Human milk oligosaccharides … a challenge for the future

According to the Centers for Disease Control and Prevention (Atlanta, Georgia, USA), approximately 20% of all global cases of acute gastroenteritis are caused by norovirus infections. Norovirus is responsible for more than 650 million infections worldwide every year, 200,000 of which are fatal. Although norovirus causes diarrheal diseases in all age groups, it is the most common cause of diarrheal death in children up to 5 years of age. There is no vaccine against norovirus and no specific treatment for infections. However, recent studies have shown that human milk oligosaccharides (HMOs), specifically 2’-fucosyllactose and 3- fucosyllactose, may help to prevent norovirus infections by stopping the virus particles from attaching to their receptors on the cell surface. Norovirus infections begin when the virus binds to glycans expressed on the surface of mucosal epithelial cells in the digestive tract – the so-called histo-blood group antigens (HBGA). Fucosylated HMOs such as 2’-fucosyllactose, 3-fucosyllactose and more complex HMOs containing an alpha 1,2-fucose epitope are structurally similar to these HBGA receptors. This resemblance is sufficient for the HMOs to act as decoys – thus norovirus particles bind to HBGAs and HMOs in vitro in a similar manner (Weichert et al., 2016, Shang et al., 2013). More importantly, the reduced frequency of diarrhea caused by microbial infections correlates with the content of fucosylated HMOs in breast milk (Morrow et al., 2004, Yu et al., 2016).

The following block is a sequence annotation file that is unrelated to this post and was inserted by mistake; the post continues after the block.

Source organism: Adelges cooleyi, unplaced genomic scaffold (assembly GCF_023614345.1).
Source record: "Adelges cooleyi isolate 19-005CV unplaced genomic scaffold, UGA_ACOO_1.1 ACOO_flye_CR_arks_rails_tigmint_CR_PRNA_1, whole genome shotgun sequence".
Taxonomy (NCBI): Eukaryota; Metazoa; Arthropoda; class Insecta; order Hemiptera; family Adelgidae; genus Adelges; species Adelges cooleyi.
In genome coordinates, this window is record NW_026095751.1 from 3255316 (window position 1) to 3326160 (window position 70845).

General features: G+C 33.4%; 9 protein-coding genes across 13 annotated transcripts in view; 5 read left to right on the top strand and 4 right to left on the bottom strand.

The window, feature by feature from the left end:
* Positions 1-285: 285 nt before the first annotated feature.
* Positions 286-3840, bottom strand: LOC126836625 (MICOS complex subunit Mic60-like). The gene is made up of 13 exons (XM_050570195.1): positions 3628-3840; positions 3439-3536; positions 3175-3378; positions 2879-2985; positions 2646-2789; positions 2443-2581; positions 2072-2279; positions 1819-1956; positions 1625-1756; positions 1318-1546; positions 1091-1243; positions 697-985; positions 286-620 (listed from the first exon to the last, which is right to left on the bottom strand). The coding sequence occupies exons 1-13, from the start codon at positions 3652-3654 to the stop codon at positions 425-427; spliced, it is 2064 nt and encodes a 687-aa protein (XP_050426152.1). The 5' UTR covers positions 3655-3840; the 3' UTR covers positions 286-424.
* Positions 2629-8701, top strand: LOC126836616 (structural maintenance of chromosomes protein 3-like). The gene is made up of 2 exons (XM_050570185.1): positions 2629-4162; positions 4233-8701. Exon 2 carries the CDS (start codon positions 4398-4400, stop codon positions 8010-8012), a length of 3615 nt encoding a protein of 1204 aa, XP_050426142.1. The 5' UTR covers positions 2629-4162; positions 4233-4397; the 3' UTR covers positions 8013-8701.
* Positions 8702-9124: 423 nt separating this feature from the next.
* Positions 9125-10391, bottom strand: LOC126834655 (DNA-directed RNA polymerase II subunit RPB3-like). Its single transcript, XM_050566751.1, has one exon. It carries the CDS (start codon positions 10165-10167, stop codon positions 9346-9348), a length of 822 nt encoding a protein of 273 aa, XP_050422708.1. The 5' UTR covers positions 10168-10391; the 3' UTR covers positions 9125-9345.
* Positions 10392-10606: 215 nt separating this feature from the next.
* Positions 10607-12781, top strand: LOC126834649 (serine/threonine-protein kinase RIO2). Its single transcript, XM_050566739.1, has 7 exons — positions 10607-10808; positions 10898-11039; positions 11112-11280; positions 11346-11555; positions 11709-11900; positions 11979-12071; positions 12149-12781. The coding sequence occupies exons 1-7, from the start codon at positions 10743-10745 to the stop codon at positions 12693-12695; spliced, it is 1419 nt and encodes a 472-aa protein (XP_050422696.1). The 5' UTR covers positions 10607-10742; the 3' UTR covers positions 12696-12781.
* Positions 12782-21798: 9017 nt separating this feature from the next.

This article is available in full in the Summer 2017 issue of Nutraceuticals Now

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